Thirteen-year-old JD strolls into the center this morning a little before 9:00 am. He quietly sits down at his workstation, shuffles some papers around on the desk, and logs-in on his computer.
The rapid movement of JD’s finger, clicking away on the mouse, and his desire to jump into the world of alpha and beta particles, atomic numbers, gamma rays, isotopes, positrons, and subatomic particles, is in stark contrast to the coat of sleep slowly falling from his shoulders, as he opens and sets-up two windows side by side on the monitor: one for Firefox, which is loading Nuclear Decay, an ExploreLearning Gizmo he had been working on for the past couple of days, and another for the corresponding Student Exploration worksheet he had downloaded to Word to record his answers.
One question remains: Think and Discuss: What do electron capture and positron emission have in common?
"Roger, I need some help with my Gizmo when you have a minute,” JD inquires in a voice vibrating with anticipation.
“I’ll be over in just a minute JD, after I’m finished working with Alexandra,” I reply.
“Okay, what’s going on, JD?” I ask.
“I’m having trouble answering this question,” JD responds, pointing to the question on the monitor.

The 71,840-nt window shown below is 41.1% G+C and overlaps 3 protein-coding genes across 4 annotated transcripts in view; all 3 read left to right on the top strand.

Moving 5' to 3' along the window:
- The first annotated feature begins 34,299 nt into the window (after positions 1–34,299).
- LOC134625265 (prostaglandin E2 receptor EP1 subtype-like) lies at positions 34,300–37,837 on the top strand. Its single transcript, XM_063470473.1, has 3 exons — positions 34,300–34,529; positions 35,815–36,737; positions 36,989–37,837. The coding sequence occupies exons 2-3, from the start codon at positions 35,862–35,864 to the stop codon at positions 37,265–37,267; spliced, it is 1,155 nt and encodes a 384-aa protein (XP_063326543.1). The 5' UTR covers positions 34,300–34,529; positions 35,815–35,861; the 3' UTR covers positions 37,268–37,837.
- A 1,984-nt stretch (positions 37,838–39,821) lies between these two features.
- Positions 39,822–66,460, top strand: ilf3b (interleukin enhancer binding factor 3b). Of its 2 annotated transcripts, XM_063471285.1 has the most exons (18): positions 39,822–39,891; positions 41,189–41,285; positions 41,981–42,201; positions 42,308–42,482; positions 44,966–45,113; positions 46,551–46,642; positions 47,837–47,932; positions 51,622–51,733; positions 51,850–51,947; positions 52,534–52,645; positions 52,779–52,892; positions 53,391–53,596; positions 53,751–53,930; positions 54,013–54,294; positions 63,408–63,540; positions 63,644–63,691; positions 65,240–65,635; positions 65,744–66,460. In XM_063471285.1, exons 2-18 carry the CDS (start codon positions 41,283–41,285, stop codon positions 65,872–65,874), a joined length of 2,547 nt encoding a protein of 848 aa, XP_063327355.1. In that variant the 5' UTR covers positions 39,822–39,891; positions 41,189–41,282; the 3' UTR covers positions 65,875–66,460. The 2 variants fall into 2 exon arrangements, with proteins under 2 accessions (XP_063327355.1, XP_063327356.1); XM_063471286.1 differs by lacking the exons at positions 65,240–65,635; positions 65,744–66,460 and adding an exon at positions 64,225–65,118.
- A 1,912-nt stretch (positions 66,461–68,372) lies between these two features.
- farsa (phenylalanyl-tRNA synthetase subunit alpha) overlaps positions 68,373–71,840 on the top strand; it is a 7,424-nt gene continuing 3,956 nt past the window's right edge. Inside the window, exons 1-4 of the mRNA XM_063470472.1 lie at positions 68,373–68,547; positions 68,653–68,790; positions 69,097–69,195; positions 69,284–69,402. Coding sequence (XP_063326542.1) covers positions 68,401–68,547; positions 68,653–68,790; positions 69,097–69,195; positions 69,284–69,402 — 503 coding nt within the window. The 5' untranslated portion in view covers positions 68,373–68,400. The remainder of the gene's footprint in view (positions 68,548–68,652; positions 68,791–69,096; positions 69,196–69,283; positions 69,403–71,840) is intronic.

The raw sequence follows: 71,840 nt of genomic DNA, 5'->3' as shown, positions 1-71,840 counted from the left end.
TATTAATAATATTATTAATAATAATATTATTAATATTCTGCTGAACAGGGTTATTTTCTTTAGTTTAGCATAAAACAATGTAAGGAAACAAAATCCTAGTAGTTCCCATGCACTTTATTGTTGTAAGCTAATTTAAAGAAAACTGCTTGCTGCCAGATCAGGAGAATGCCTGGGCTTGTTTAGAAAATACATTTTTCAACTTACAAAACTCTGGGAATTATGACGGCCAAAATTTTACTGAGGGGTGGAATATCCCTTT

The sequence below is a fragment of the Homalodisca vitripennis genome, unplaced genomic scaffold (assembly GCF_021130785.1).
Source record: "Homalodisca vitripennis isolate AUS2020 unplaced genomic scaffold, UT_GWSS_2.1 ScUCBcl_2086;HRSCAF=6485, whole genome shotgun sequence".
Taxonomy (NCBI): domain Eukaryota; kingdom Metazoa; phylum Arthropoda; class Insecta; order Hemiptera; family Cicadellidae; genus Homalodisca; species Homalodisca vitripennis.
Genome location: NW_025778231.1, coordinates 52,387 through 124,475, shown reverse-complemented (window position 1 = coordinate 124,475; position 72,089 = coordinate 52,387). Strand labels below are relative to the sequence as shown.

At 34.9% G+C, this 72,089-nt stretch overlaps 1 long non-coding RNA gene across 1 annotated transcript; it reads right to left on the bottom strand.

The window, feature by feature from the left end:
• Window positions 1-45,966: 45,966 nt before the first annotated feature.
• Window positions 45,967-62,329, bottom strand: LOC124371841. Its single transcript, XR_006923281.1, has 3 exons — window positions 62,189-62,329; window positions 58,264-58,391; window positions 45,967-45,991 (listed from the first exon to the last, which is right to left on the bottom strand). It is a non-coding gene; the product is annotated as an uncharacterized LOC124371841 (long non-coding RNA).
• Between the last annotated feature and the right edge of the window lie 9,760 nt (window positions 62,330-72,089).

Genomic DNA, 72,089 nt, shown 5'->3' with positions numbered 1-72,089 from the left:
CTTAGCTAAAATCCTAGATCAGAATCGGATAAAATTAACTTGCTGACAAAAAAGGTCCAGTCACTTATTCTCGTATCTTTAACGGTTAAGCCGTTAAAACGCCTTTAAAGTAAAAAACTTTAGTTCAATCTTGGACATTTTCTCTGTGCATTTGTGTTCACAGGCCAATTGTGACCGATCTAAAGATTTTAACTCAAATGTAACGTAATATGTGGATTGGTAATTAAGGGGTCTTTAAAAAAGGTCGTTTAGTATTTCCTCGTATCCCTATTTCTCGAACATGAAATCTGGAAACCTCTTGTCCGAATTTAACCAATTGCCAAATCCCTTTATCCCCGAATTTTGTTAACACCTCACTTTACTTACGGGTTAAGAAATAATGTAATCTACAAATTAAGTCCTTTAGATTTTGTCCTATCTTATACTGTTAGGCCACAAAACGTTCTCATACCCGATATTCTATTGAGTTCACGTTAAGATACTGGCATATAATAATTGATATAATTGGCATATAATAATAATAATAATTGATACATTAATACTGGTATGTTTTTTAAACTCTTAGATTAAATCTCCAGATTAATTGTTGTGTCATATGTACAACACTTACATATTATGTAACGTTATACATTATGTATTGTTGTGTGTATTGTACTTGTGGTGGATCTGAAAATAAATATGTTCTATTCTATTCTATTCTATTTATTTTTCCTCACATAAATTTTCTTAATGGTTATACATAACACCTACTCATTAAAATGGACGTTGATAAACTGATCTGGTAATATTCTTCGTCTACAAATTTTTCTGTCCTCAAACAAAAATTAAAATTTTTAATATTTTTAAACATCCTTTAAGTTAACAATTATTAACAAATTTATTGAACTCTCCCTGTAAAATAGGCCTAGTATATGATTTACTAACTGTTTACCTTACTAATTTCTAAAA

“Before I can help you with the answer JD, I need to know a few things…,” I ask. JD respectfully interjects.
“What is electron capture and positron emission?” he states, knowing full well he has asked a question that he’ll have to answer.
“Yes, exactly,” I respond.
JD proceeds to walk me through the Gizmo, explaining the concepts of electron capture and positron emission, solidifying his understanding of the concepts as he does so - this is developing understanding through teaching, the most effective way to master a concept.
As I continue to listen and ask questions, our roles quickly reverse; JD has clearly become the teacher, and I, the student. Without so much as a correction (none were necessary, nor did I have all the answers), dictation, or administration of knowledge from me, JD comes upon his answer.
“Oh, so electron capture and positron emission both involve a proton transforming into a neutron. They both reduce the atomic number by one, but don’t have any effect on the mass number.” JD beams internally. His learning doesn’t end here though. In fact, it escalates.
Like a decaying radioactive atom, he releases an intellectual energy full of surprise and wonder, which propels our discussion beyond electron capture and positron emission, into other subject areas. He asks more questions, makes more connections, and absorbs more knowledge. It is simply, radioactive learning – the most effective kind.